“The fact that these were, to an extent, predictable deaths raises additional concerns about the hazards of alcohol and drug problems in teens and young adults,” said Duncan B. Clark, M.D., Ph.D., associate professor of psychiatry and pharmaceutical sciences at the University of Pittsburgh School of Medicine and director of the Pittsburgh Adolescent Alcohol Research Center at the Western Psychiatric Institute and Clinic of UPMC.
Teens who abuse alcohol or drugs are more likely to die in early adulthood, according to a study by University of Pittsburgh researchers published in the current issue of the Journal of Adolescent Health.
The researchers studied 870 white and African-American adolescents, ages 12 through 18, recruited from both clinical and community settings. The subjects were followed for up to eight years, starting in 1990.
Among the 870 adolescents, researchers noted 21 deaths, or about 2 percent of the group, at an average age of nearly 25 years. Fourteen of those deaths occurred in males with SUDs, or more than 10 percent of that group. Among African-American males with SUDs, 23 percent had died by the age of 25. Males with SUDs in this study group had a mortality rate far in excess of the rate of 137 per 100,000 reported for young adult males in the U.S. general population.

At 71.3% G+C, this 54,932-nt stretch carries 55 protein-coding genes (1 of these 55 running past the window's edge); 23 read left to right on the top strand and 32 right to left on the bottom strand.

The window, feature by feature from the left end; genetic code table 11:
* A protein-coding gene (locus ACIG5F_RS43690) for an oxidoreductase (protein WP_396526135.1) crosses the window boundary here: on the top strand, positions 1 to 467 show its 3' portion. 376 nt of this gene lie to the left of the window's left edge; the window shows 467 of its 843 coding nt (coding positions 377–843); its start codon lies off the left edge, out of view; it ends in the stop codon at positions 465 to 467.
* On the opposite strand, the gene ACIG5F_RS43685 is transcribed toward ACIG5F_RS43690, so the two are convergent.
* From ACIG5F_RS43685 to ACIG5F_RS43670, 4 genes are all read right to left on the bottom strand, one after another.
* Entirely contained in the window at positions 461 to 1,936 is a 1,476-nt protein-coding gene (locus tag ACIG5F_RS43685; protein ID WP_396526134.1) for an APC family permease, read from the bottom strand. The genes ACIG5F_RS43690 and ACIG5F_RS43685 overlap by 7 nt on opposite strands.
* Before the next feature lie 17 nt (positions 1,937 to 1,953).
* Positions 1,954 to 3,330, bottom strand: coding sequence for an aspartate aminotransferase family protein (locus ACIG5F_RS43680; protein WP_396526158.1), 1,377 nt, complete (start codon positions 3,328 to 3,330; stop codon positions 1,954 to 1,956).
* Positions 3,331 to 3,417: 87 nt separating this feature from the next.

Socioeconomic status was not a significant predictor of survival time. Causes of death for the young adults in the study ranged from homicide and suicide to drug overdose and motor vehicle accidents.